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BankTech War: Segun Agbaje says GTBank not afraid of Fintech

GTBank CEO, Segun Agbaje, says the emergence of Fintech and Network Providers in the banking sector doesn’t frighten him despite their disruption of the banking industry.

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GTBank Chief Executive Officer (CEO) Segun Agbaje, says the emergence of Fintech and Network Providers in the banking sector doesn’t frighten him despite their disruption of the banking industry.

Agbaje made this comment following a question from Nairametrics analyst Olalekan Fakoyejo at a session at the Social Media Week 2020 held at Landmark Event Center.

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FinTech companies operating in the banking space are often termed “Neo banks” or “Challenger Banks” and have disrupted the sector all over the world with innovation and faster route to market.

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He stated that winning the digital payment race is more than just possessing the best of technology. While Agbaje admitted that the fintech and telecommunications companies are pulling their weight and making inroads into the banking space, their presence poses no threat to him and GTBank.

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Agbaje emphatically responded, “I have no fear for Telcos; we are ready for Telcos. All we ask for is an equal level playing field.”

READ MORE: GTB, UBA, Zenith, 7 other DMBs make N135.15 billion earnings from e-transactions)

There have been arguments as to which sector or firms will dominate the mobile payment market after the Central Bank of Nigeria (CBN) began to offer licenses to fintechs and network providers in order to ensure the growth of financial inclusion.

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Currently, the digital payment market is saturated by several digital  payment firms, but during his presentation, Agbaje identified the likes of OPay, PayPal, Cowrywise, Piggybank, MTN, Square, Monzo, Venmo, Cash App, Apple Pay, and Monzo as rivals that are exploiting the growing disconnect between the traditional banks’ services and the evolving customer needs.

Though public sentiment is in favour of the Fintechs and Telcos triumphing over the traditional banks, for Agbaje, anybody with the ability to leverage digital technology can become banks’ competitor.

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Why is Agbaje not fearful of disruptors? 

According to the GTBank boss, winning the digital payment race or dominating the market is beyond just acquiring the best of technology, because technology will become a commodity available to all.

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“I will take a leap of faith today. The easy answer will be for me to say to you, the best who has the best technology will win, but I will be lying to you because technology will become a commodity… So technology will never be the differentiator,” Agbaje stated.

READ ALSO: Like IMF, GTBank’s Segun Agbaje calls for subsidies removal 

He affirmed that the race would be won by the company using the best technology to offer the best of customer experience. This would result in customer loyalty and cause loyalty switch in the customer base of the digital payment market. “Today, customers don’t want service, they want experience,” Agbaje said.

“So the person that is going to win, whether its fintech, telco or bank, is the one built by technology but that can still give you that feeling that there are people who care about you, that this organisation cares about you.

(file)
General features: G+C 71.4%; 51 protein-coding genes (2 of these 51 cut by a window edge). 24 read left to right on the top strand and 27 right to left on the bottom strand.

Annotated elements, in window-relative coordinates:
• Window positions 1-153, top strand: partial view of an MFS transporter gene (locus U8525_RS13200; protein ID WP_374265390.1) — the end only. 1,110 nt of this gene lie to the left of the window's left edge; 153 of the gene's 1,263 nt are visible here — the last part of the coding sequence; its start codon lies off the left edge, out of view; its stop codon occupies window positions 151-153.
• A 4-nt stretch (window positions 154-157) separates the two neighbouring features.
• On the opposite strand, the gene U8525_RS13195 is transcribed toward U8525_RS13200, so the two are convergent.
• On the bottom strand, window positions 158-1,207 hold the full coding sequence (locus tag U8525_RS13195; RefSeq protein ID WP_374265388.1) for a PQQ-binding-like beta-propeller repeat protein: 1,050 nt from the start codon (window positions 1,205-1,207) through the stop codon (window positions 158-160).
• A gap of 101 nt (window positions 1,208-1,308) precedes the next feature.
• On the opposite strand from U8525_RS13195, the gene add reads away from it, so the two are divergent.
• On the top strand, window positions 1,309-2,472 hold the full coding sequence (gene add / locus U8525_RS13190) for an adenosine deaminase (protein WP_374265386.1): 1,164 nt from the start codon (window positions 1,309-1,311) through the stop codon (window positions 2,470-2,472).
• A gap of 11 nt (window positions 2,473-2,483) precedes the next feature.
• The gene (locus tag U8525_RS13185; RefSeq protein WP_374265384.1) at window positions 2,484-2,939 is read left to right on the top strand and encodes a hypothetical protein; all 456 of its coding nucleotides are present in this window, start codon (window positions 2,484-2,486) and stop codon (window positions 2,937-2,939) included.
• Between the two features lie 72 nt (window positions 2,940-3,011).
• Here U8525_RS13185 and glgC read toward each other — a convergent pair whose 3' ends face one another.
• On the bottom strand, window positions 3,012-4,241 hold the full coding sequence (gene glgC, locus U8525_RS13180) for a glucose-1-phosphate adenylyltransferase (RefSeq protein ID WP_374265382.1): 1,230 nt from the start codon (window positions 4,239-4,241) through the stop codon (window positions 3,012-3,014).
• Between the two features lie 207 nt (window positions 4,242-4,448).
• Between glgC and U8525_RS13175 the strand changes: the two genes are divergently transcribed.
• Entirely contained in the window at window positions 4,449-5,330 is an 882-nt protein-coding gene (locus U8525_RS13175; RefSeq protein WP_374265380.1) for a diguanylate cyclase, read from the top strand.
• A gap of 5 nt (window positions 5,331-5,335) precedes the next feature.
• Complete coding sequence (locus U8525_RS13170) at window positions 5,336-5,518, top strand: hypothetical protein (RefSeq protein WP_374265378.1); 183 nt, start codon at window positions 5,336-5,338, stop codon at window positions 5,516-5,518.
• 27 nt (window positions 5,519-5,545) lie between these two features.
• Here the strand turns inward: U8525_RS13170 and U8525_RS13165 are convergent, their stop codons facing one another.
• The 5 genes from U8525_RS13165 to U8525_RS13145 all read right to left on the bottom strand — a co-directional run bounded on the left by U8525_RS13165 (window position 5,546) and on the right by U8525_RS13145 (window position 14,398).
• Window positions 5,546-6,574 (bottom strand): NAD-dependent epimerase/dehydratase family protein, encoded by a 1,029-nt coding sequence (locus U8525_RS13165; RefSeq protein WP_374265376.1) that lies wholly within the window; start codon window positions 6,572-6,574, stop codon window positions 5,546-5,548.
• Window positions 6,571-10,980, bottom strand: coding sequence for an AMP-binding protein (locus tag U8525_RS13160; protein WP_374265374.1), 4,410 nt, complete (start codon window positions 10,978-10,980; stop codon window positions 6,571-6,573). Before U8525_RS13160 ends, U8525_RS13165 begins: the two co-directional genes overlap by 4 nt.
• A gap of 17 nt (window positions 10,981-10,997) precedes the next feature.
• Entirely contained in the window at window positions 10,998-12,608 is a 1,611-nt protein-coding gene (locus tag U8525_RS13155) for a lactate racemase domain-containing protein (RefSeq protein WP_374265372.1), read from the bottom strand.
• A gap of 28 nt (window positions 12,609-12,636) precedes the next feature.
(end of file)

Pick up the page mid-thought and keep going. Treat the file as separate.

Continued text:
“Whoever can give you that feeling on a digital platform is who is going to win,” Agbaje said while declaring that GTBank would win because of the digital products the bank possessed.

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Should disruptors be afraid of GTBank? 

Nairametrics learnt that while some traditional banks are stuck in the past or dragging their feet as technology evolves, GTBank appears to be ahead in the fight against disruptors. GTPay is competing in the payment system, GTCollections is also competing in the Aggregator’s market. GTBank is involved in Issuers and Acquirers market, while GTMoney Transfer is ruffling feathers in IMTOs. In the e-commerce and entertainment space as well, GTBank has Habari.

Also, the bank has been crashing lending rate to stifle competition. GTBank reduced its ‘Quick Credit’ interest rate on loans to 1.33 per cent per month from 1.75 per cent, making it one of the lowest lending rates in a space that still has some rivals offering interest rates as high as 7 per cent.

READ ALSO: Nigerian company to launch water-powered generators 

Aside from financial products, one of the ways GTBank is plugging into the customer base is through organising events that associate with personal and business needs of Nigerians. The bank deepens its retail service through events like GTBank Fashion Week, GTBank Food and Drinks, Lagos State Principal Cup, amongst many others.

Opportunities exist everywhere 

Agbaje explained that opportunities are not limited to one country, as Sub-Saharan Africa’s digital payment space still possesses enough potentials and could grow to $16 billion annually in the next few years, according to McKinsey.

In Nigeria alone, penetration rate is just 13 per cent, while Kenya has the highest at 68 per cent. So Africa would remain the frontier for platform-based payment. He pointed out that Africa’s young population would also drive competition.

Agbaje explained that Africa has a very young population which is industrious and tech-savvy, so the payment space would keep growing astronomically. He added that small and medium Enterprises (SME) is also a key component that would make the market viable. He disclosed that with over 180 million SMEs in Africa, over 4.5 billion transactions have been made by SME.

Financial Technology FinTech, Job loss, Accion Venture Lab, Fintech: Growth frontier of the next decade 

READ ALSO: Nigeria Fintechs take lead in Africa, attract $122 million fund in 2019)

Agbaje on job loss scare 

With banks reviewing their business models to accommodate technology advancement, there are fears that the eradication of traditional banking system could lead to job loss.

Technology has been projected to take over 30 per cent of bank jobs, but Agbaje said there’s no cause for alarm because as technology expands bank services, so will job opportunities be created. He said banks can’t remain stagnant because of job loss scare; the bank needs to evolve.